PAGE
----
conference date: October 27, 2016 @ 8:00 AM Pacific Time
for quarter ending: September 30, 2016 (Q3, third quarter 2016)
Overview: Continues to make progress with pipeline, including moving preclinical therapies into clinical trials. But running through cash pretty quickly.
Basic data (GAAP):
Revenue was $4.4 million, down sequentially from $6.6 million and down from $6.8 million year-earlier.
Net income was negative $40.8 million, down sequentially from negative $28.4 million, and down from negative $13.2 million year-earlier.
Earnings per share (EPS) were negative $0.47, down sequentially from negative $0.33, and down from negative $0.16 year-earlier.
In Q4 there should be a modest reduction in the cash burn rate. In 2017 cash burn will be higher on average than 2016, until efficacy data is generated. New partnerships could also generate some cash in the future.
CEO Garo Armen stated "In the third quarter we advanced our pre-clinical and clinical programs and focused our efforts on our product development plans with an intent to commercialize Agenus' first generation of I-O products in the next five years." Agenus is hoping for rapid clinical efficacy readouts. CTLA-4 and PD-1 are now at the forefront of Agenus's strategy.
$18.7 million in non-cash charges, an unusually large amount, was included in the quarter numbers. But there was a $4.9 million sequential increase in cash used, due to increased checkpoint antibody development.
GlaxoSmithKline (GSK) has filed for FDA approval of its shingles vaccine, Shingrix, which used Agenus QS-21 stimulon. [WPM: But Agenus already raised money against the potential royalties.]
Still plans to work with a third party to advance Prophage for newly diagnosed GBM (glioblastoma, a brain cancer) into a Phase 3 trial. Is in active discussions with more than one potential partner. There is very encouraging long-term survival in a subgroup of patients. Agenus hopes to retain U.S. rights while funding the trial or trials with collaborators. Part of the trial will be in combination with a CPM.
Agenus initiated a Phase 1 clinical trial for AGEN 1884 in April 2016. This is an anti-CTLA-4 antibody being tested on solid tumors. The first cohort of patients completed enrollment. In 2017 will start combination trials with 1884, and has talked to potential partners. Believes this is the third CTLA-4 antagonist developed.
AGEN2041, a distinct CTLA-4 antibody, will start clinical studies in 2017.
A PD-1 (2024) antibody should enter the clinic in the first quarter of 2017.
With partner Incyte (INCY) started a Phase I trial for INCAGN1876, anti-GITR antibody, in June. In April preclinical data was presented at AACR.
Another Incyte partnership, INCAGN1949, an OX40 agonist antibody, also presented positive preclinical data at AACR. Clinical studies should start this year.
In June Merck selected an Agenus CPM antibody product to advance into preclinical studies. Merck will be responsible for all future development expenses. Agenus may receive up to $100 million in milestone payments, plus global royalties on product sales.
AutoSynVax for cancers should initiate a Phase 1 trial in the near term. Plans initiation of Phase I trial of first ASV vaccine product candidate in the next twelve months. The ASV program targets cancer neoantigens with an autologous synthetic vaccine approach. This is based on the PhosImmune acquisition made in December.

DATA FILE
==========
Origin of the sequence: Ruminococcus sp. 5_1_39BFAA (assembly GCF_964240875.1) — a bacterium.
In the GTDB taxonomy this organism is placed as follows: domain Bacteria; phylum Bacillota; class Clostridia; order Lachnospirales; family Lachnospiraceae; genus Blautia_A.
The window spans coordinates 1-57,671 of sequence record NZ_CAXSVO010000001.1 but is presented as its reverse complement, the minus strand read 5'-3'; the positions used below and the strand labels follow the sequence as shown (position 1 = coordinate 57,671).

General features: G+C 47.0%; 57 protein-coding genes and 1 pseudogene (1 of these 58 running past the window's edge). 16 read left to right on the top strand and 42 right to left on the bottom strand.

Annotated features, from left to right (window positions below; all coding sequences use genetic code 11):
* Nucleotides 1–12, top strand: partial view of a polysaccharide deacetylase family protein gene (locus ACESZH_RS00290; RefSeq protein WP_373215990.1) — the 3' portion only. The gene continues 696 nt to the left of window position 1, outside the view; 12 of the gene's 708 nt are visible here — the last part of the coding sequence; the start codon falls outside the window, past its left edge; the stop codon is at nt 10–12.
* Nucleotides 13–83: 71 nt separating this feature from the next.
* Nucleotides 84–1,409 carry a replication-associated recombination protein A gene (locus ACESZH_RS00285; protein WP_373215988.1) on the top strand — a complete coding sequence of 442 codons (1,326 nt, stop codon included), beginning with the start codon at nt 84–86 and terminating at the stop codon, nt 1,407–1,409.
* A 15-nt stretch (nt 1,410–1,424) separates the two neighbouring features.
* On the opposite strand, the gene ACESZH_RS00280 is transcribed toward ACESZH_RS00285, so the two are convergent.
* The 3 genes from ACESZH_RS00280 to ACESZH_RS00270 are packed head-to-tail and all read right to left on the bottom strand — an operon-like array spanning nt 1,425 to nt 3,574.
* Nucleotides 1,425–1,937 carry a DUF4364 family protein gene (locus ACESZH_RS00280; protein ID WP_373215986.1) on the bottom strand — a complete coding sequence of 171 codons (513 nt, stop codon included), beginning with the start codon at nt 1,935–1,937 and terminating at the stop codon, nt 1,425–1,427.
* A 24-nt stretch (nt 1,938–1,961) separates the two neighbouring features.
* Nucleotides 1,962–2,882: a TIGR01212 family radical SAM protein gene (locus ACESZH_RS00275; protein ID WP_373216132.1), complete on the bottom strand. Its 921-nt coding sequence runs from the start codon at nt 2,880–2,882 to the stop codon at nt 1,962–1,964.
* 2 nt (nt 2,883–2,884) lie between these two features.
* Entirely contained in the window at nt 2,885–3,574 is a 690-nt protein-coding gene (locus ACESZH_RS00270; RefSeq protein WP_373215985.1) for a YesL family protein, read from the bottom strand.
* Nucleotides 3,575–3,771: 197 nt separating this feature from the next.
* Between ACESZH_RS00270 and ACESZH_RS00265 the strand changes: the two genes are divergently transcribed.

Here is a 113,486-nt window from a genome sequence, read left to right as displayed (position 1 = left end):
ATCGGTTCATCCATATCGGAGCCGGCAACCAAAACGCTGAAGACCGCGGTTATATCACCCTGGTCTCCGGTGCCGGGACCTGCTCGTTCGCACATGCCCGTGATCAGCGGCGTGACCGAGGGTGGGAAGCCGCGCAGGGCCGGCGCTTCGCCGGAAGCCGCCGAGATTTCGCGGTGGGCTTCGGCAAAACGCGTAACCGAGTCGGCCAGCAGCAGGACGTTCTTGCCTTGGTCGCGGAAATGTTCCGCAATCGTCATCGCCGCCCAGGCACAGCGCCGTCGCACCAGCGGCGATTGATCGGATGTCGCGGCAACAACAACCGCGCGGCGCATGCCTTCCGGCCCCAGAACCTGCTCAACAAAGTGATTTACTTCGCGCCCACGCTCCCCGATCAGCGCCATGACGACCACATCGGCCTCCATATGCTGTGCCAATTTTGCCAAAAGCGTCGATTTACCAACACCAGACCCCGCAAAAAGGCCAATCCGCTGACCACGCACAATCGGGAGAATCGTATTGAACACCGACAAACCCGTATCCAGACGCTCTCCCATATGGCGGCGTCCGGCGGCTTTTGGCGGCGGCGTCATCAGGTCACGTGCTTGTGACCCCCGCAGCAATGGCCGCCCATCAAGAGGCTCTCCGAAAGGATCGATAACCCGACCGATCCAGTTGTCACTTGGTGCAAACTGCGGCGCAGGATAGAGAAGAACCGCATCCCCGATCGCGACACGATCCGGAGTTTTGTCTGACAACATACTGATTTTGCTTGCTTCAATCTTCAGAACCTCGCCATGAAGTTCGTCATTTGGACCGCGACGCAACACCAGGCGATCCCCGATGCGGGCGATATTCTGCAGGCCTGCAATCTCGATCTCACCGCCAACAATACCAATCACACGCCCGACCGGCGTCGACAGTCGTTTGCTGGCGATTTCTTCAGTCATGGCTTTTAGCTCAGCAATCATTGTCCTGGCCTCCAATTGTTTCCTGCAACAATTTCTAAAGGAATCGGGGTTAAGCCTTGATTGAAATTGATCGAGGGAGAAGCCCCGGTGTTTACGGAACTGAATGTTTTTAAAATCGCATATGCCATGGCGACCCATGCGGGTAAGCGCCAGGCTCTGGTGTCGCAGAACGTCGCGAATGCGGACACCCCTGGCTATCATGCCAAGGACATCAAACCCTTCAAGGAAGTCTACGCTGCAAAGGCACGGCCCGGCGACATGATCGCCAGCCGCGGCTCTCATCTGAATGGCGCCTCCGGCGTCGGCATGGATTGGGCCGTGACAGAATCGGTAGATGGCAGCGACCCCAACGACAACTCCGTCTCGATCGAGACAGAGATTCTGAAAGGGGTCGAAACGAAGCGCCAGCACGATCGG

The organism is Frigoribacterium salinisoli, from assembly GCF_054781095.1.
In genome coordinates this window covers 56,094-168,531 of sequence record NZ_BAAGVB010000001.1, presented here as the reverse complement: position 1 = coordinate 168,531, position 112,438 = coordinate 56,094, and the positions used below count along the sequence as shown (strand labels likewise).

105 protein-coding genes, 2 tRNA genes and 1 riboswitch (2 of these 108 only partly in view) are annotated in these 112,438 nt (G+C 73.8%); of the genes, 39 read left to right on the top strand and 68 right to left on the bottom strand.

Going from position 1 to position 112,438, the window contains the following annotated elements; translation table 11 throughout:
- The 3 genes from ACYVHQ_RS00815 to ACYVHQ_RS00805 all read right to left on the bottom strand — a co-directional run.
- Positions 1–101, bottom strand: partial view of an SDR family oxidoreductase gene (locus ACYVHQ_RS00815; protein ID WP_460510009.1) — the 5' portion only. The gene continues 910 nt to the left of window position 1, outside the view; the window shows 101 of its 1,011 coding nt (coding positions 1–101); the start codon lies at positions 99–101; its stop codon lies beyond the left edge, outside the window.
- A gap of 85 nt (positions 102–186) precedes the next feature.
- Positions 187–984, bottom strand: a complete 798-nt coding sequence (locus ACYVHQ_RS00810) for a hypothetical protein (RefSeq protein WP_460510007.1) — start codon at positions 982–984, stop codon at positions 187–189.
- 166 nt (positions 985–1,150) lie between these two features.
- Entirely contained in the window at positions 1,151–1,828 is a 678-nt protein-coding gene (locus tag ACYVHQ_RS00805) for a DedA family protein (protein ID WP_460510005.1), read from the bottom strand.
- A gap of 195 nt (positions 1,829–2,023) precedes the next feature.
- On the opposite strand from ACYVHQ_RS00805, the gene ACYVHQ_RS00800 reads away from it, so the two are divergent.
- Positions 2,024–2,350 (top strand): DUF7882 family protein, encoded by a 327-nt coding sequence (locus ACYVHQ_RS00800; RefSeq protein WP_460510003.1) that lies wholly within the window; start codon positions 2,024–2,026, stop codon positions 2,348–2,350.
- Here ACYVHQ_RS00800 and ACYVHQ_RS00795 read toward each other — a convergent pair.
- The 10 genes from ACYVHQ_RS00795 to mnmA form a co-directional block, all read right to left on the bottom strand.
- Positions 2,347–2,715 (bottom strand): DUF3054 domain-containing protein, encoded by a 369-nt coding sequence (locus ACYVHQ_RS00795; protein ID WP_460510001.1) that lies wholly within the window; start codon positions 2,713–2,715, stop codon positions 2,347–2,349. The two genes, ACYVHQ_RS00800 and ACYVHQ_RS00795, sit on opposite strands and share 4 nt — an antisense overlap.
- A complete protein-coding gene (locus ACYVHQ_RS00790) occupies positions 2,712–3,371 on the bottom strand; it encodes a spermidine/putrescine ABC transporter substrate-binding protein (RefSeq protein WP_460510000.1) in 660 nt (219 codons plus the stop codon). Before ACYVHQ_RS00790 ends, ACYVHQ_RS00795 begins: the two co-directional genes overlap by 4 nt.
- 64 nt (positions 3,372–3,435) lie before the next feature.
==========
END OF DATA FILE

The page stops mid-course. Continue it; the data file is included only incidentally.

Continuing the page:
A portfolio of undisclosed checkpoint modulators is being advanced in the lab. Neoantigen vaccines continue to be developed. Animal models have shown synergy between CPMs and vaccines. Agenus is identifying mutated proteins from cancers that could serve as a basis for vaccines.
As a development stage biotechnology company, Agenus is focused on pipeline development, including QS-21 Stimulon, immunotherapy, and heat shock protein vaccines. Preclinical development continues on a variety of candidates.
Cost of sales was $0 million. Research and development expense was $21.6 million. General and administrative expense was $8.1 million. Contingent fair-value adjustment of $11.0 million. Leaving operating income at negative $36.2 million. Other expense was $4.5 million.
Cash and equivalents balance ended at $95.4 million, down $27.9 million sequentially from $123.3 million. No debt.
Agenus believes it has sufficient cash to fund operations for now. Agenus has no plans to raise cash through equity offerings, for now. Hopes for commercial revenue in the next 5 years. In the meantime is looking for non-dilutive funding.
Two new executive hires were made: Jean-Marie Cuillerot, M.D. appointed Vice President and Global Head of Clinical Development and
James Gorman, M.D., Ph.D. appointed Vice President of Strategic Planning and Portfolio Management.
1884, CTLA-4 dosing in Phase 1? [accent too heavy to understand most of answer]. Seems to have doses between 1 and 4 mgs per kg. Will combine 1884 with a commercial PD-1 inhibitor.
Cash burn, deal time? Conservatively should be to have a deal by mid-2017, but believes will have a deal well before that.
AutoSynVax should be in the clinic shortly. PhosphoSynVax would follow, is being validated in animal studies now. We are also talking to potential partners about these approaches.
Prophage, is it a low-risk program, why not do it on your own? We are unlikely to pursue prophage as a monotherapy. It would be available as a vaccine to third parties who want to use it in combination. But we could ourselves combine it with our own checkpoints in our own studies. We have data showing Prophage activity is amplified by checkpoint inhibitors.
Agenus web site
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